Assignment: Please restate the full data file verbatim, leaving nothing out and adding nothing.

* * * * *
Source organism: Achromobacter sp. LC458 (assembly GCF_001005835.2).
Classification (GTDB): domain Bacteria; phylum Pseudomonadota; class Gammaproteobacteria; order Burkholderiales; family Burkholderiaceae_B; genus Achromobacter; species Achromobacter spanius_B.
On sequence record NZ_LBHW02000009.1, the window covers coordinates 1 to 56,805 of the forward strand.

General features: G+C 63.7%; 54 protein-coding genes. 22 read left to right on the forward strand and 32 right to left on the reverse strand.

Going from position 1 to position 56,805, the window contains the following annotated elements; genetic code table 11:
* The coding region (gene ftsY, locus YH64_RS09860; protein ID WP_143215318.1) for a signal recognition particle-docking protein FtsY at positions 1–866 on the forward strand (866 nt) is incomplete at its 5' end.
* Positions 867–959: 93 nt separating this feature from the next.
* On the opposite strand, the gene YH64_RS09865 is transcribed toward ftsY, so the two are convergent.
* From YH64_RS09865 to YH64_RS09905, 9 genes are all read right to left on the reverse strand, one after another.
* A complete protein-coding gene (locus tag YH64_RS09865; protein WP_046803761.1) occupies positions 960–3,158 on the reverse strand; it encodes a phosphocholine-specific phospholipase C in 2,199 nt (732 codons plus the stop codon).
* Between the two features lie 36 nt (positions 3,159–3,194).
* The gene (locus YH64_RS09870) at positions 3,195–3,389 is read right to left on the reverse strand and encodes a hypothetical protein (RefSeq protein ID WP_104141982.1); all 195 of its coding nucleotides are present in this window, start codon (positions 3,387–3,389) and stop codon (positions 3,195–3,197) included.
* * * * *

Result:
Source organism: Achromobacter sp. LC458 (assembly GCF_001005835.2).
Classification (GTDB): domain Bacteria; phylum Pseudomonadota; class Gammaproteobacteria; order Burkholderiales; family Burkholderiaceae_B; genus Achromobacter; species Achromobacter spanius_B.
On sequence record NZ_LBHW02000009.1, the window covers coordinates 1 to 56,805 of the forward strand.

General features: G+C 63.7%; 54 protein-coding genes. 22 read left to right on the forward strand and 32 right to left on the reverse strand.

Going from position 1 to position 56,805, the window contains the following annotated elements; genetic code table 11:
* The coding region (gene ftsY, locus YH64_RS09860; protein ID WP_143215318.1) for a signal recognition particle-docking protein FtsY at positions 1–866 on the forward strand (866 nt) is incomplete at its 5' end.
* Positions 867–959: 93 nt separating this feature from the next.
* On the opposite strand, the gene YH64_RS09865 is transcribed toward ftsY, so the two are convergent.
* From YH64_RS09865 to YH64_RS09905, 9 genes are all read right to left on the reverse strand, one after another.
* A complete protein-coding gene (locus tag YH64_RS09865; protein WP_046803761.1) occupies positions 960–3,158 on the reverse strand; it encodes a phosphocholine-specific phospholipase C in 2,199 nt (732 codons plus the stop codon).
* Between the two features lie 36 nt (positions 3,159–3,194).
* The gene (locus YH64_RS09870) at positions 3,195–3,389 is read right to left on the reverse strand and encodes a hypothetical protein (RefSeq protein ID WP_104141982.1); all 195 of its coding nucleotides are present in this window, start codon (positions 3,387–3,389) and stop codon (positions 3,195–3,197) included.